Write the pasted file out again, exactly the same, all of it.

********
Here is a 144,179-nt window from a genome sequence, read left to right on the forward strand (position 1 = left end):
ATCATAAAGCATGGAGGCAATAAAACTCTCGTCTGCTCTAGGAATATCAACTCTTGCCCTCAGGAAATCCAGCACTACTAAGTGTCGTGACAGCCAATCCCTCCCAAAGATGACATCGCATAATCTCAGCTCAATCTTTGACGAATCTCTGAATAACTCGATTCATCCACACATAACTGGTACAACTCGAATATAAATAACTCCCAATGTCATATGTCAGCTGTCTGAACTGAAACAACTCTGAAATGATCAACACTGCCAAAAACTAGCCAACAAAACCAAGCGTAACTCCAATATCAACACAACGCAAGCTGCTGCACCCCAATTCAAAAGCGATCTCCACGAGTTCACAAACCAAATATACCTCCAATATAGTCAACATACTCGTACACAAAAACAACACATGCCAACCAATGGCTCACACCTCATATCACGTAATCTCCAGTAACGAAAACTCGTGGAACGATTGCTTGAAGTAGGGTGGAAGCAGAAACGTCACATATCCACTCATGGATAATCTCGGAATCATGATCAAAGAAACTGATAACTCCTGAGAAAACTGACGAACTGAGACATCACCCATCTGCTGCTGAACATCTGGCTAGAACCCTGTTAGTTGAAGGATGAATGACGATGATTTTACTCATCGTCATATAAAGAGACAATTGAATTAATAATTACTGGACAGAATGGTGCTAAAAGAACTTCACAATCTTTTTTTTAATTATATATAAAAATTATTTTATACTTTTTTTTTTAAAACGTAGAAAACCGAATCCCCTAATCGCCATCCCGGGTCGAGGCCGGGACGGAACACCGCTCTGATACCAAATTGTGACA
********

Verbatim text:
Here is a 144,179-nt window from a genome sequence, read left to right on the forward strand (position 1 = left end):
ATCATAAAGCATGGAGGCAATAAAACTCTCGTCTGCTCTAGGAATATCAACTCTTGCCCTCAGGAAATCCAGCACTACTAAGTGTCGTGACAGCCAATCCCTCCCAAAGATGACATCGCATAATCTCAGCTCAATCTTTGACGAATCTCTGAATAACTCGATTCATCCACACATAACTGGTACAACTCGAATATAAATAACTCCCAATGTCATATGTCAGCTGTCTGAACTGAAACAACTCTGAAATGATCAACACTGCCAAAAACTAGCCAACAAAACCAAGCGTAACTCCAATATCAACACAACGCAAGCTGCTGCACCCCAATTCAAAAGCGATCTCCACGAGTTCACAAACCAAATATACCTCCAATATAGTCAACATACTCGTACACAAAAACAACACATGCCAACCAATGGCTCACACCTCATATCACGTAATCTCCAGTAACGAAAACTCGTGGAACGATTGCTTGAAGTAGGGTGGAAGCAGAAACGTCACATATCCACTCATGGATAATCTCGGAATCATGATCAAAGAAACTGATAACTCCTGAGAAAACTGACGAACTGAGACATCACCCATCTGCTGCTGAACATCTGGCTAGAACCCTGTTAGTTGAAGGATGAATGACGATGATTTTACTCATCGTCATATAAAGAGACAATTGAATTAATAATTACTGGACAGAATGGTGCTAAAAGAACTTCACAATCTTTTTTTTAATTATATATAAAAATTATTTTATACTTTTTTTTTTAAAACGTAGAAAACCGAATCCCCTAATCGCCATCCCGGGTCGAGGCCGGGACGGAACACCGCTCTGATACCAAATTGTGACA